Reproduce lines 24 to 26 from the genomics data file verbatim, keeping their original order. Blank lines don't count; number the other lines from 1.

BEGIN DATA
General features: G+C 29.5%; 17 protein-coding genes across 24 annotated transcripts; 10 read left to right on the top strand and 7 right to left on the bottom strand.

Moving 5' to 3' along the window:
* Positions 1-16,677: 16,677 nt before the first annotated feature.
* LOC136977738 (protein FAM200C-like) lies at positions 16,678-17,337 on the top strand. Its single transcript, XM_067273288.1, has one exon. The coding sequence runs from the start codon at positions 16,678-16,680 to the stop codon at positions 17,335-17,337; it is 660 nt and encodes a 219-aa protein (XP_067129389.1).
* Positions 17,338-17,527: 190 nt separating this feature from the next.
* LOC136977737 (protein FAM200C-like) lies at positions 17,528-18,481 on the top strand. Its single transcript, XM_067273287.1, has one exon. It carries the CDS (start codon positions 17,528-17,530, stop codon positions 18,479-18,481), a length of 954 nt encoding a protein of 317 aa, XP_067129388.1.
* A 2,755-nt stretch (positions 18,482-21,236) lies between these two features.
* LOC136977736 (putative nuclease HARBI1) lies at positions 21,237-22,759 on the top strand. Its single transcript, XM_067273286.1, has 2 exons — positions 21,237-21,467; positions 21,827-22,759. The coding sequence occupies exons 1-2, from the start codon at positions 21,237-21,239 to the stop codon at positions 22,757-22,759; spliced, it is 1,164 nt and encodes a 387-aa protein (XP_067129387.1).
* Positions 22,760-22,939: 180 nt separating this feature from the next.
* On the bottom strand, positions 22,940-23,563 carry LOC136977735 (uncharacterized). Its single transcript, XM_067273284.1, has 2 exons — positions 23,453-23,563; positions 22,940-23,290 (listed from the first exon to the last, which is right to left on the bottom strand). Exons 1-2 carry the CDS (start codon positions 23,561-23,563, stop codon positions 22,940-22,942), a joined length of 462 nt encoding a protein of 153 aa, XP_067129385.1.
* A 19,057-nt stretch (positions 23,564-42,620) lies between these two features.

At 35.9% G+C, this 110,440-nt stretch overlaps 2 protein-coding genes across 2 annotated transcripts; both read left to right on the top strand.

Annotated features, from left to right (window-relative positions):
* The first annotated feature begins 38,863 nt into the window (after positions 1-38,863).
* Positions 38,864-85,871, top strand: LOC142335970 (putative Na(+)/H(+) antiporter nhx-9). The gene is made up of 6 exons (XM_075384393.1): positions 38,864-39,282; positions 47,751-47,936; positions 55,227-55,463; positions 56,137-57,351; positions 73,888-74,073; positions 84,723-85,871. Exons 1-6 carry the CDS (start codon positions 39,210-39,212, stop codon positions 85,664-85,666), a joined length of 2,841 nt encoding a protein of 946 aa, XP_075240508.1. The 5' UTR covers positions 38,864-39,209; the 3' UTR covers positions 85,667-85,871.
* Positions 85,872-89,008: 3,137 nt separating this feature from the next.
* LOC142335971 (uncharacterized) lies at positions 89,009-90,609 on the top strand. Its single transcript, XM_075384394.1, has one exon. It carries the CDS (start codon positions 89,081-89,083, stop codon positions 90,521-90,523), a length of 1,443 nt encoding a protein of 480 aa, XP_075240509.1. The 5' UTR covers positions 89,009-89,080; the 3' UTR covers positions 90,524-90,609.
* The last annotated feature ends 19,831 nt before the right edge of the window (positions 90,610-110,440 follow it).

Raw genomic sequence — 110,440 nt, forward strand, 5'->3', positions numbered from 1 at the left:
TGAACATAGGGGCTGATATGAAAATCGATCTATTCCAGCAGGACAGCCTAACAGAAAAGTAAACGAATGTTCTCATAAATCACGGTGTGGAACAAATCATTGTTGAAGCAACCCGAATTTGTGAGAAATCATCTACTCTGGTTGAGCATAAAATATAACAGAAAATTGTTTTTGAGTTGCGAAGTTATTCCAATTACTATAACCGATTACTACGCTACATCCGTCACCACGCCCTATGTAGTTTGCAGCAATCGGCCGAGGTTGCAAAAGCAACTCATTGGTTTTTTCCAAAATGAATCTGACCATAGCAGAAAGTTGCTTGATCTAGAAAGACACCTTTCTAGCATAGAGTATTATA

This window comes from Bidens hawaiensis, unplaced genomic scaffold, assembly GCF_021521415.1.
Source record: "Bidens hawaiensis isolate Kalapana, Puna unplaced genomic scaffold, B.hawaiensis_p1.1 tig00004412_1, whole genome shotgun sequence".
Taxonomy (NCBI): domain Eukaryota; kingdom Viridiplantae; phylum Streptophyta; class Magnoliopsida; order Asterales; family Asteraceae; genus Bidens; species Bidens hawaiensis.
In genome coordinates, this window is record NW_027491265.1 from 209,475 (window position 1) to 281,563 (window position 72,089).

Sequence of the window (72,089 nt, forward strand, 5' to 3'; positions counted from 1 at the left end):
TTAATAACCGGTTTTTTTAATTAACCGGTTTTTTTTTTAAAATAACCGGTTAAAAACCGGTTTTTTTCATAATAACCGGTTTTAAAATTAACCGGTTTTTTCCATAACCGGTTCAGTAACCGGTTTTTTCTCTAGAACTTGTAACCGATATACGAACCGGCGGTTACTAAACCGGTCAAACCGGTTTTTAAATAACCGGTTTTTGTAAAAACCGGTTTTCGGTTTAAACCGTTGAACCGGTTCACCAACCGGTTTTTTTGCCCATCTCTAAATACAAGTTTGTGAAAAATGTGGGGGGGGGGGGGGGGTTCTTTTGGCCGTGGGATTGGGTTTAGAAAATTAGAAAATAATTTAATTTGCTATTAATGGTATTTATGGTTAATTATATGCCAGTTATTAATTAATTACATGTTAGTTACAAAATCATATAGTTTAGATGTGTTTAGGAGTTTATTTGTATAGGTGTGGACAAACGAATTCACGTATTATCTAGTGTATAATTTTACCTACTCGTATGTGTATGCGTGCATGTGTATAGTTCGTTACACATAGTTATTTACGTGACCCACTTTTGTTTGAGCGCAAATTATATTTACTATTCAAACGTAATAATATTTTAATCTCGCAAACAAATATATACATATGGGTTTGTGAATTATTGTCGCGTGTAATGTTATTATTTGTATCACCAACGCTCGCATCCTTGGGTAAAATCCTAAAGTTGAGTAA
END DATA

In genome coordinates, this window is record NW_027491265.1 from 209,475 (window position 1) to 281,563 (window position 72,089).

Sequence of the window (72,089 nt, forward strand, 5' to 3'; positions counted from 1 at the left end):
TTAATAACCGGTTTTTTTAATTAACCGGTTTTTTTTTTAAAATAACCGGTTAAAAACCGGTTTTTTTCATAATAACCGGTTTTAAAATTAACCGGTTTTTTCCATAACCGGTTCAGTAACCGGTTTTTTCTCTAGAACTTGTAACCGATATACGAACCGGCGGTTACTAAACCGGTCAAACCGGTTTTTAAATAACCGGTTTTTGTAAAAACCGGTTTTCGGTTTAAACCGTTGAACCGGTTCACCAACCGGTTTTTTTGCCCATCTCTAAATACAAGTTTGTGAAAAATGTGGGGGGGGGGGGGGGGTTCTTTTGGCCGTGGGATTGGGTTTAGAAAATTAGAAAATAATTTAATTTGCTATTAATGGTATTTATGGTTAATTATATGCCAGTTATTAATTAATTACATGTTAGTTACAAAATCATATAGTTTAGATGTGTTTAGGAGTTTATTTGTATAGGTGTGGACAAACGAATTCACGTATTATCTAGTGTATAATTTTACCTACTCGTATGTGTATGCGTGCATGTGTATAGTTCGTTACACATAGTTATTTACGTGACCCACTTTTGTTTGAGCGCAAATTATATTTACTATTCAAACGTAATAATATTTTAATCTCGCAAACAAATATATACATATGGGTTTGTGAATTATTGTCGCGTGTAATGTTATTATTTGTATCACCAACGCTCGCATCCTTGGGTAAAATCCTAAAGTTGAGTAA